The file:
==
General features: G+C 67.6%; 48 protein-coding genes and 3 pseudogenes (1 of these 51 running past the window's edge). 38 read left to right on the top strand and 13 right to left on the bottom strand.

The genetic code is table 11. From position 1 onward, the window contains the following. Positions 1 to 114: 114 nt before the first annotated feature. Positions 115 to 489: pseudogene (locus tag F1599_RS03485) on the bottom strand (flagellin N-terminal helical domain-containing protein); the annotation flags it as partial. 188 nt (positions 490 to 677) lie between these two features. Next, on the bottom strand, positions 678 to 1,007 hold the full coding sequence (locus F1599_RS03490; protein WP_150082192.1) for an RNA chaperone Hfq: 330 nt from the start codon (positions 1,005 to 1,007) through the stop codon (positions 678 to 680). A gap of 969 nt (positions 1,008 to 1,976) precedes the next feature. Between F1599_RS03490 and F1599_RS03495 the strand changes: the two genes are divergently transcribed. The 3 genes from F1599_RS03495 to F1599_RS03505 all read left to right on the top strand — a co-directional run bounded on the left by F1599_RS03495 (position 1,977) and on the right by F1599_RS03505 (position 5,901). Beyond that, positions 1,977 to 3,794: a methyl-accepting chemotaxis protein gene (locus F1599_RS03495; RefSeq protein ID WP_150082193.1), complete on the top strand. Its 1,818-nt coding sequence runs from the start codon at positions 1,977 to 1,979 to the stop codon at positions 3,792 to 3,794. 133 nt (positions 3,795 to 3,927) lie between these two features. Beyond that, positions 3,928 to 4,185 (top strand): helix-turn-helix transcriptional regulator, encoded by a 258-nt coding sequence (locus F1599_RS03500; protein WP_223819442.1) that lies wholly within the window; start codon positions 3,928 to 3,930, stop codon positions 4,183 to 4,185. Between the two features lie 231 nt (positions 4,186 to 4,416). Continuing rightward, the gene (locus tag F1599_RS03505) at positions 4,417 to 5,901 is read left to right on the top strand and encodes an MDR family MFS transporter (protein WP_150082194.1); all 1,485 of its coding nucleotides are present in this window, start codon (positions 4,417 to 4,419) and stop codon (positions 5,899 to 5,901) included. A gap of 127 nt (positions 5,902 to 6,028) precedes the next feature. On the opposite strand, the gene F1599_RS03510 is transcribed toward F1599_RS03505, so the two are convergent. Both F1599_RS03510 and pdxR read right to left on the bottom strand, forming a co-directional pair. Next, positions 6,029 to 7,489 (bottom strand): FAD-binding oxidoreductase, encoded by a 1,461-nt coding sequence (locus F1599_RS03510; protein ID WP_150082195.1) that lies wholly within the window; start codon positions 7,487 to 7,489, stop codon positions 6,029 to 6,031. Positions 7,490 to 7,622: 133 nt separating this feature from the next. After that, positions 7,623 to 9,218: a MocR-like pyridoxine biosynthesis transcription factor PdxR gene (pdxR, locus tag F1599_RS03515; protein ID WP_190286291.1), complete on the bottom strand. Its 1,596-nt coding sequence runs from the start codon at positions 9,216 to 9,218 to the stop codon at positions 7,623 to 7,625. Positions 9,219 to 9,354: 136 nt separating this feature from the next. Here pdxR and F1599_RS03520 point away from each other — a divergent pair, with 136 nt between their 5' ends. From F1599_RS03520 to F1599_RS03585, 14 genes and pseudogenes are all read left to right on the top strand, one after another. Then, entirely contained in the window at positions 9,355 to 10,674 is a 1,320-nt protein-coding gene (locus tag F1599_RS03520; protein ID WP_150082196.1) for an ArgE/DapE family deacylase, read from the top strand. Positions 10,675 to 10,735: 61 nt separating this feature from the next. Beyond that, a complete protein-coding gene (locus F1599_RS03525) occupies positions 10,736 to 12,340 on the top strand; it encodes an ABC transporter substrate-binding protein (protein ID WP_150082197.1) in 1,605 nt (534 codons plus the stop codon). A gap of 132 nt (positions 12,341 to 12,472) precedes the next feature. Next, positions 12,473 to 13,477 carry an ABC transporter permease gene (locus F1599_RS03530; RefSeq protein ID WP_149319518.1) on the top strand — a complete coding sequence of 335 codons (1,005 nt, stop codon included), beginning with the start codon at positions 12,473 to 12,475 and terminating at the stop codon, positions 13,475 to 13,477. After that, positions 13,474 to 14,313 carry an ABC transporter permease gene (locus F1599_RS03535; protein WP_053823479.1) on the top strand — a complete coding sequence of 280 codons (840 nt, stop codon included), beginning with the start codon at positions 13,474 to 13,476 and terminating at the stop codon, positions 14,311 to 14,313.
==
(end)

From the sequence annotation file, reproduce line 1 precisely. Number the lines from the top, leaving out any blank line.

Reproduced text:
General features: G+C 67.6%; 48 protein-coding genes and 3 pseudogenes (1 of these 51 running past the window's edge). 38 read left to right on the top strand and 13 right to left on the bottom strand.